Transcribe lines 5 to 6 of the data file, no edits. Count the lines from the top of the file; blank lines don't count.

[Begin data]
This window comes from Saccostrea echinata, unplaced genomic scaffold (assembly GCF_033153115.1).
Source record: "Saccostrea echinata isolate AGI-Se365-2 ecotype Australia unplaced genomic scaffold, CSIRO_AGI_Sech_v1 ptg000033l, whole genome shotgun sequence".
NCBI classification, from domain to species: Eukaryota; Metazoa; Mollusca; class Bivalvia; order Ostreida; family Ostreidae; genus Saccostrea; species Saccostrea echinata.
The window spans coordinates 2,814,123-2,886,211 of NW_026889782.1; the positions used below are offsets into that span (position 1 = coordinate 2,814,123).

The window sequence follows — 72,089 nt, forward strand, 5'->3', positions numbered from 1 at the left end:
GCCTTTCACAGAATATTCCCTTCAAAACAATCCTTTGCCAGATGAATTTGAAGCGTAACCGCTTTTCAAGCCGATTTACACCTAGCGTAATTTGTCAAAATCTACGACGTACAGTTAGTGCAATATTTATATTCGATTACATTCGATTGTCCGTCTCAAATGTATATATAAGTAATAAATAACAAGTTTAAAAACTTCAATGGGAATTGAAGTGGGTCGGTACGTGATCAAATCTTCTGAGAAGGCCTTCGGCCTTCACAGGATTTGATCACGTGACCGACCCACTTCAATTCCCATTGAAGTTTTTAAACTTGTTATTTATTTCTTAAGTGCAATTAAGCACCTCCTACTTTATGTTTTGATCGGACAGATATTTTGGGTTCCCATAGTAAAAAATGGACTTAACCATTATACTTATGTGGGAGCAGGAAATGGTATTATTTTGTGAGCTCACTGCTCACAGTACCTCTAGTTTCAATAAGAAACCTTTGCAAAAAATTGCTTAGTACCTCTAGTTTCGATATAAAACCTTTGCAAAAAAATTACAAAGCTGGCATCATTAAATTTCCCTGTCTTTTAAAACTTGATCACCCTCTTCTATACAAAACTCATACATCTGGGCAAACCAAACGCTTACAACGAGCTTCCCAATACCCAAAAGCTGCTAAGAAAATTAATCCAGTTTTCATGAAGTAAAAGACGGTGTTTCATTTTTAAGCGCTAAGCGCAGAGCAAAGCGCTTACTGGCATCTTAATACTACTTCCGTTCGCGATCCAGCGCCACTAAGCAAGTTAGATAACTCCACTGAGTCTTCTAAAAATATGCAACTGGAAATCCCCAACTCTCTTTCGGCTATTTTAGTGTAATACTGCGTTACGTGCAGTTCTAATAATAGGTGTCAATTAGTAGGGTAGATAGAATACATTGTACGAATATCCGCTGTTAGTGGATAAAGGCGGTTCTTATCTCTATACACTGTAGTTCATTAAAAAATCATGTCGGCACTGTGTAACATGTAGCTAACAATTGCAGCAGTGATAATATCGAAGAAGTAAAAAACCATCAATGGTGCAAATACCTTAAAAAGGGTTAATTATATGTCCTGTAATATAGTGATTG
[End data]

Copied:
The window sequence follows — 72,089 nt, forward strand, 5'->3', positions numbered from 1 at the left end:
GCCTTTCACAGAATATTCCCTTCAAAACAATCCTTTGCCAGATGAATTTGAAGCGTAACCGCTTTTCAAGCCGATTTACACCTAGCGTAATTTGTCAAAATCTACGACGTACAGTTAGTGCAATATTTATATTCGATTACATTCGATTGTCCGTCTCAAATGTATATATAAGTAATAAATAACAAGTTTAAAAACTTCAATGGGAATTGAAGTGGGTCGGTACGTGATCAAATCTTCTGAGAAGGCCTTCGGCCTTCACAGGATTTGATCACGTGACCGACCCACTTCAATTCCCATTGAAGTTTTTAAACTTGTTATTTATTTCTTAAGTGCAATTAAGCACCTCCTACTTTATGTTTTGATCGGACAGATATTTTGGGTTCCCATAGTAAAAAATGGACTTAACCATTATACTTATGTGGGAGCAGGAAATGGTATTATTTTGTGAGCTCACTGCTCACAGTACCTCTAGTTTCAATAAGAAACCTTTGCAAAAAATTGCTTAGTACCTCTAGTTTCGATATAAAACCTTTGCAAAAAAATTACAAAGCTGGCATCATTAAATTTCCCTGTCTTTTAAAACTTGATCACCCTCTTCTATACAAAACTCATACATCTGGGCAAACCAAACGCTTACAACGAGCTTCCCAATACCCAAAAGCTGCTAAGAAAATTAATCCAGTTTTCATGAAGTAAAAGACGGTGTTTCATTTTTAAGCGCTAAGCGCAGAGCAAAGCGCTTACTGGCATCTTAATACTACTTCCGTTCGCGATCCAGCGCCACTAAGCAAGTTAGATAACTCCACTGAGTCTTCTAAAAATATGCAACTGGAAATCCCCAACTCTCTTTCGGCTATTTTAGTGTAATACTGCGTTACGTGCAGTTCTAATAATAGGTGTCAATTAGTAGGGTAGATAGAATACATTGTACGAATATCCGCTGTTAGTGGATAAAGGCGGTTCTTATCTCTATACACTGTAGTTCATTAAAAAATCATGTCGGCACTGTGTAACATGTAGCTAACAATTGCAGCAGTGATAATATCGAAGAAGTAAAAAACCATCAATGGTGCAAATACCTTAAAAAGGGTTAATTATATGTCCTGTAATATAGTGATTG